For assistance in determining which labels to submit to FSIS for approval, including what types of statements are considered “special statements or claims,” please see the FSIS Compliance Guidance for Label Approval at https://www.fsis.usda.gov/wps/wcm/connect/bf170761-33e3-4a2d-8f86-940c2698e2c5/Label-Approval-Guide.pdf?MOD=AJPERES. Additional guidance is available through the Generic Labeling Advisor, a useful tool accessed through the LSAS that asks the submitter a series of questions to help determine if, based upon the answers provided, a label can be generically approved. Labels may also be submitted through askFSIS for a determination from FSIS as to whether the label requires agency approval.
FSIS will continue to provide updates regarding label turnaround time, as well as suggestions to assist industry to streamline label submissions in its Constituent Update.
Business Continuity Planning Resources Available from Ready.gov
Continuity planning is most frequently thought of as a government activity. However, during a critical security incident or natural disaster, the same challenges that impact governmental operations can impact the meat and poultry industry. As part of National Preparedness Month, FSIS is reminding establishments that resources are available to help safeguard their businesses.
Business continuity planning is the process of ensuring that your critical business functions are prepared to react to and recover from a business disruption with minimal amount of impact to your business. Ready.gov offers the “Ready Business” program designed to assist businesses of all sizes prepare for the most likely hazards. It provides a series of hazard-specific toolkits for earthquakes, hurricanes, inland flooding, power outages, and severe winds/tornados. The toolkits offer businesses a step-by-step guide to build preparedness and can be found by visiting https://www.ready.gov/business.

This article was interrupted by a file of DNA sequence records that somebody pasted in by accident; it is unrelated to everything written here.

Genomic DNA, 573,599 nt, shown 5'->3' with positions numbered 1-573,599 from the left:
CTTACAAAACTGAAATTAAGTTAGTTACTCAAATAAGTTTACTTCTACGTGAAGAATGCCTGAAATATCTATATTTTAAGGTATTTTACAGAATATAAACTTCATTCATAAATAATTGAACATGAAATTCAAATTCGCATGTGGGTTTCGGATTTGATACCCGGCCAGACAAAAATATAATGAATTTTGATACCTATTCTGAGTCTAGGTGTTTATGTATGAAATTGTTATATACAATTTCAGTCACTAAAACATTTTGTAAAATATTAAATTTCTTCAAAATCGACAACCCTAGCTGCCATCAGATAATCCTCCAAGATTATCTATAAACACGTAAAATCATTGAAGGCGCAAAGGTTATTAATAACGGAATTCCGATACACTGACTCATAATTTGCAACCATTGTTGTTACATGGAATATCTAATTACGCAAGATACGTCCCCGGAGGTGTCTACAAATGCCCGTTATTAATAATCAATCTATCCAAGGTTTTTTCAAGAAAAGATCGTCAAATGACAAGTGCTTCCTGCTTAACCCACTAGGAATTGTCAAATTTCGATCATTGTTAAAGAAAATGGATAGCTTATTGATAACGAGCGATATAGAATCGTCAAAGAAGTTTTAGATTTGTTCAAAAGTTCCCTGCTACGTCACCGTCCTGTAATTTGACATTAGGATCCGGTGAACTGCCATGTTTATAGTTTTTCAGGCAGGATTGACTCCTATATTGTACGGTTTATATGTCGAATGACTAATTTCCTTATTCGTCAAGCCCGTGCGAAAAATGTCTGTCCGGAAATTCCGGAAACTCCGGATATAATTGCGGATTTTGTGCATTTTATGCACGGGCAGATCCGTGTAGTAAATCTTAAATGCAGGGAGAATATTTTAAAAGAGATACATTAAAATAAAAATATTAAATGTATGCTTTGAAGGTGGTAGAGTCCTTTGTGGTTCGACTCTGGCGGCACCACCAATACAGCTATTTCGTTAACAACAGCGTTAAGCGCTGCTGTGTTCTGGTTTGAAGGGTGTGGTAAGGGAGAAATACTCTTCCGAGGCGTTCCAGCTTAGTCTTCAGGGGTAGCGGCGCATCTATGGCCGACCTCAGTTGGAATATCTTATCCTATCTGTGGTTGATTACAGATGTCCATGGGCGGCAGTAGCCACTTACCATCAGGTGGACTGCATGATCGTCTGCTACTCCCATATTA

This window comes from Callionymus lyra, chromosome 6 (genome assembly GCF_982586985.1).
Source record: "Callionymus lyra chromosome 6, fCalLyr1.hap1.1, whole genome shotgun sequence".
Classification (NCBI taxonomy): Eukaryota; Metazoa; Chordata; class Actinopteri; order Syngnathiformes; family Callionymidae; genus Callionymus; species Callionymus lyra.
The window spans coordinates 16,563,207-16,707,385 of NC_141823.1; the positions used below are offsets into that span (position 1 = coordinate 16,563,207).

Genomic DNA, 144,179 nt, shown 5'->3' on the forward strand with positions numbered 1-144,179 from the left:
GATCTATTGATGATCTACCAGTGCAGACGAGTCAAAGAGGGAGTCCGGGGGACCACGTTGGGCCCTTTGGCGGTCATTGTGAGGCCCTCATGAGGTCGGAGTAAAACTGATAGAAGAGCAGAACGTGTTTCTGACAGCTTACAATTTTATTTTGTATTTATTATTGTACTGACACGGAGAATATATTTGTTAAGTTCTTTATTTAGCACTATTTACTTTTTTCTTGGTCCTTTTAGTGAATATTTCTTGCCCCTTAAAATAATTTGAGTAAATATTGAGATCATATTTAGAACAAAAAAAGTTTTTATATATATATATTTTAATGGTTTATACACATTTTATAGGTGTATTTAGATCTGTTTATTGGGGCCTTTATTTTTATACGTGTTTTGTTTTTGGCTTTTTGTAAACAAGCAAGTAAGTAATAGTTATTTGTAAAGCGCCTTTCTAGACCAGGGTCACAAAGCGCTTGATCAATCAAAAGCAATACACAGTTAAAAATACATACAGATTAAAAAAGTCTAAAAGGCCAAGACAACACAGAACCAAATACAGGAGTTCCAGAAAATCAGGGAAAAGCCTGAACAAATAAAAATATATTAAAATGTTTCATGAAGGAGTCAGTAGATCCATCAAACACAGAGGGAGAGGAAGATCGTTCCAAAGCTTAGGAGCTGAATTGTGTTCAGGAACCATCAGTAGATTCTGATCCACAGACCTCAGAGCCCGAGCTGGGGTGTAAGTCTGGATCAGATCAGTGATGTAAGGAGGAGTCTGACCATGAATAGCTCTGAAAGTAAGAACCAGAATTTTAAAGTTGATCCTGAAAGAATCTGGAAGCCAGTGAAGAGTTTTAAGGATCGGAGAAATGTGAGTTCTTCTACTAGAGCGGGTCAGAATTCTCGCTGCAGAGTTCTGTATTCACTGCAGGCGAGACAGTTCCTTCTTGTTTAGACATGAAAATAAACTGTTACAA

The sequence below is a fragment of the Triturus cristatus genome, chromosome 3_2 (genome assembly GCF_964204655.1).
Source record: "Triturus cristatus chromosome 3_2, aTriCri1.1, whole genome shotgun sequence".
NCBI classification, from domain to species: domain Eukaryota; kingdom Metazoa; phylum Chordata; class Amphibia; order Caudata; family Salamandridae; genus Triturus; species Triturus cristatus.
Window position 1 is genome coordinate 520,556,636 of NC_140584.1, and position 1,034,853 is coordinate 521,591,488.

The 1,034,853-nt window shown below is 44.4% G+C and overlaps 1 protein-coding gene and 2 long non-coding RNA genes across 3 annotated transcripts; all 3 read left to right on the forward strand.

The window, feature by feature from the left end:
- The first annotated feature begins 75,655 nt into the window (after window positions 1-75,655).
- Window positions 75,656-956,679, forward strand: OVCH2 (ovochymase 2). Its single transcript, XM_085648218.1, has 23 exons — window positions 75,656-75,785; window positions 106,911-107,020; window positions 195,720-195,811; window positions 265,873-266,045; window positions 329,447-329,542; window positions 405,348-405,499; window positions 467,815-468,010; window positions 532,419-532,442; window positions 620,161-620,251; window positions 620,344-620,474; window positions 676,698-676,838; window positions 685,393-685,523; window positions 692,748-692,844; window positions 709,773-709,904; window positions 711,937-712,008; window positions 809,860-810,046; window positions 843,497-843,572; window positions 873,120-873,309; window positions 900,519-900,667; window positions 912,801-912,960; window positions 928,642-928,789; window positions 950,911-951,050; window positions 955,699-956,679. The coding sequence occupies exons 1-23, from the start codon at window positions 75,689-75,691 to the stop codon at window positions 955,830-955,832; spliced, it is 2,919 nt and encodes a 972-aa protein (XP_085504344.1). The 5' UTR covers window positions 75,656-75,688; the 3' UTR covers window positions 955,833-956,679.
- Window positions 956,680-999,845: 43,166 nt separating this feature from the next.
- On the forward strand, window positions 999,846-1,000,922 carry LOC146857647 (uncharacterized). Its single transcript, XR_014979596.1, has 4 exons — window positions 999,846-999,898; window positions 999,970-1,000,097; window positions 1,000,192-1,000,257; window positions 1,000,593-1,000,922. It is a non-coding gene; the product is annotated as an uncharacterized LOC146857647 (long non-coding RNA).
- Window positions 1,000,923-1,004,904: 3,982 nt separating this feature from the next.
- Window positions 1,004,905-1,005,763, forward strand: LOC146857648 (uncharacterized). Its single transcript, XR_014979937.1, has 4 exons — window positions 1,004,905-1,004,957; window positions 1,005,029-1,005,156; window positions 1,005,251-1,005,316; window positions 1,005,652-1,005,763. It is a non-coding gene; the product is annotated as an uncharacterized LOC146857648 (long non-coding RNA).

Additionally, the Department of Homeland Security (DHS) and the Federal Emergency Management Agency (FEMA) has software available to assist businesses in getting prepared. The Business Continuity Planning Suite software was created for any business with the need to create, improve, or update its business continuity plan. The software can be downloaded at https://www.ready.gov/business-continuity-planning-suite.
Export Requirements Updates
The Library of Export Requirements has been updated for products for the following countries:
- China, People’s Republic of
- Korea, Republic of
- St. Vincent and the Grenadines
Complete information can be found at http://www.fsis.usda.gov/wps/portal/fsis/topics/international-affairs/exporting-products
FSIS notices and directives on public health and regulatory issues are available at: https://www.fsis.usda.gov/wps/portal/fsis/topics/regulations. The following policy update was recently issued:
Docket No. FSIS-2016-0017- Modernization of Swine Slaughter Inspection